In past games, Mario has traversed through many different environments ranging from deserts and sewers to ice lands and castles. This time, however, the epic quest of saving Princess Peach is taken to the sky and past the ozone layer. And this time around players must explore and conquer galaxies in order to obtain stars. All of this may sound complicated to the novice Mario fan. However, the one of many great things about this game is that it can please both seasoned players of the series and those who are just starting out.
In the beginning of the game, everything seems dandy as usual. Peach invites Mario to a party because she has a present for him. By the time you arrive on the scene Bowser and his son are already in position to snatch the not only Peach, but the entire castle. After the entire ruckus subsides, Mario meets a Luma (A star creature). It turns out that there are tons of Lumas and they are all led by Rosalina. Upon meeting Rosalina on her observatory, you learn that Bowser has stolen a bunch of "power stars" from her. These stars are used to control the observatory (Which is also a ship). Therefore, to power the ship back up, Mario must travel from galaxy to galaxy and gather power stars to reach Bowser's Hideout and rescue the princess.
When it comes to the actual game play and controls, there is not much to complain about. The game play is as simple and fun can be. Being that the game takes place in space, gravity takes a toll on the environment. For example, most planets allow you to walk on all sides without falling off. In other words, you can go upside down without having to worry about dying. Launch stars also give this game a new and fresh feel. By using a launch star, Mario is literally catapulted to another planet.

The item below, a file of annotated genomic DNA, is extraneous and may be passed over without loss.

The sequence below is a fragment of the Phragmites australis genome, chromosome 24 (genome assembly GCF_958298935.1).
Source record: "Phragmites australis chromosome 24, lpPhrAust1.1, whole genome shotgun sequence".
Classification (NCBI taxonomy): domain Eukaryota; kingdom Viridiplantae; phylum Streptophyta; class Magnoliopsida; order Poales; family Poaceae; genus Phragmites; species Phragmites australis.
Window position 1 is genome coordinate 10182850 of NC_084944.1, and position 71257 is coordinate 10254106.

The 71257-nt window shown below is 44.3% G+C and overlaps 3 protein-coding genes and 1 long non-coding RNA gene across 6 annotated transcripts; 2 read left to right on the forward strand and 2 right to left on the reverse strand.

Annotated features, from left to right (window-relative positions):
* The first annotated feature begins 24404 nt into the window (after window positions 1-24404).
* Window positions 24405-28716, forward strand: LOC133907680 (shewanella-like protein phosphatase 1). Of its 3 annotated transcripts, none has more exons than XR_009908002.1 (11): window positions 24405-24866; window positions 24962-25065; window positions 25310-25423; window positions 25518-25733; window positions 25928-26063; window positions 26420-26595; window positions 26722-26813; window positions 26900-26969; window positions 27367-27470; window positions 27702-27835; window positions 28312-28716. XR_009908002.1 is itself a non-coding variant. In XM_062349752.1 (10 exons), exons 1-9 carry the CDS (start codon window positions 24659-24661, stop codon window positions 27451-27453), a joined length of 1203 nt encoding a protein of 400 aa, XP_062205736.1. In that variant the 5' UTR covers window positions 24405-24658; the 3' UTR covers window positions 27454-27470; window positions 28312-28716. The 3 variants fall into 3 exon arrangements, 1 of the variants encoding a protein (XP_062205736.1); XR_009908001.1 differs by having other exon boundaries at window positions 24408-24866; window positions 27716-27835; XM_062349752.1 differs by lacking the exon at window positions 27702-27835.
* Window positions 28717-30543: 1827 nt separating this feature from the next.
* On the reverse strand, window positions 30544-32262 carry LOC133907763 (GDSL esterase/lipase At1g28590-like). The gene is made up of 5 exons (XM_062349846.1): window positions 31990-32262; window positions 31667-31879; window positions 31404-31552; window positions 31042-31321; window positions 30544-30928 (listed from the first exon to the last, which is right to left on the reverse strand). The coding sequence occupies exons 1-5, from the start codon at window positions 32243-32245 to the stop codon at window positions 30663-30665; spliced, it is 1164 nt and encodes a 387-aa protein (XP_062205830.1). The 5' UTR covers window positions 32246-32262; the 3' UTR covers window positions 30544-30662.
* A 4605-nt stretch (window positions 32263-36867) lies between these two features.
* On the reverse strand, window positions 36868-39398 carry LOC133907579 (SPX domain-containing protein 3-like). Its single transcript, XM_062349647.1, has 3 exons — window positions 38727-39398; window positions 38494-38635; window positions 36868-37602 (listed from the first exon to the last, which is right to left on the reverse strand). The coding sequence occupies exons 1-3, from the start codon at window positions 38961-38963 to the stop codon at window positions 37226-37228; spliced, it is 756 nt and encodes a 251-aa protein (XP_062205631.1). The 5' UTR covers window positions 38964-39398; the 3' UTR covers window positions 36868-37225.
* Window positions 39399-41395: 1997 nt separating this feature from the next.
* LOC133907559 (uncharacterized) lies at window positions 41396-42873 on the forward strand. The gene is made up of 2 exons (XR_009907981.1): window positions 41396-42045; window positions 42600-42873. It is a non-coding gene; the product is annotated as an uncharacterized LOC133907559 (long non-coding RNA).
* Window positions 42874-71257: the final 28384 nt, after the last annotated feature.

From Mario 64 to Sunshine to Galaxy the controls stay pretty much the same. You can run, walk, perform several variations of jumps, and spin. The simplicity of the controls allows an easy learning curve. In the beginning, the platforming is not that difficult. However, that is not to say that it will stay that way. Even the most experienced player will have to stay on their toes if they want to achieve all 120 stars. The one thing that players may have to get used to it the usage of the Wii remote to gather star chunks while controlling Mario at the same time.
The only gripe I have about the overall controls Mario's swimming technique.
Swimming in Galaxy does not offer the concise accuracy that Mario 64 did.
Thankfully, there are not many levels where swimming is involved.
Every galaxy and level that you encounter is amazingly detailed and fun to explore. The environments range from a giant beehive to random fruit floating in the sky. Mario galaxy is definitely one of the best looking games out there on the Wii. The bosses are just as much fun to toy around with. The first boss that you will encounter is a giant piranha plant monster with an eggshell over the top of its head.
In addition to the game's fantastic environments and character design, tons of fan services are incorporated in Galaxy. Luigi even makes a guest appearance. Being that he always gets into some sort of trouble, it is your job to find him in various levels. You will also recognize your favorite tunes from older Mario games as you play through. In addition to the old school gestures, there are plenty of new aspects that make this game fresh. For example, in the game you can unlock two new mushrooms that allow you to turn into Bee Mario and Boo Mario. Bee Mario allows you to fly, but as soon as you hit water you transform back into your old self. Boo Mario allows you to travel through grating to get to, otherwise, unreachable areas. Watch out for the sunlight, though or you know what will happen.
All in all, the game is wonderful and there is really nothing bad I can say about it. In order to complete the game only 60 stars are needed. However, if one was to unlock all 120 stars you would be able to play as Luigi. What more can a fan ask for?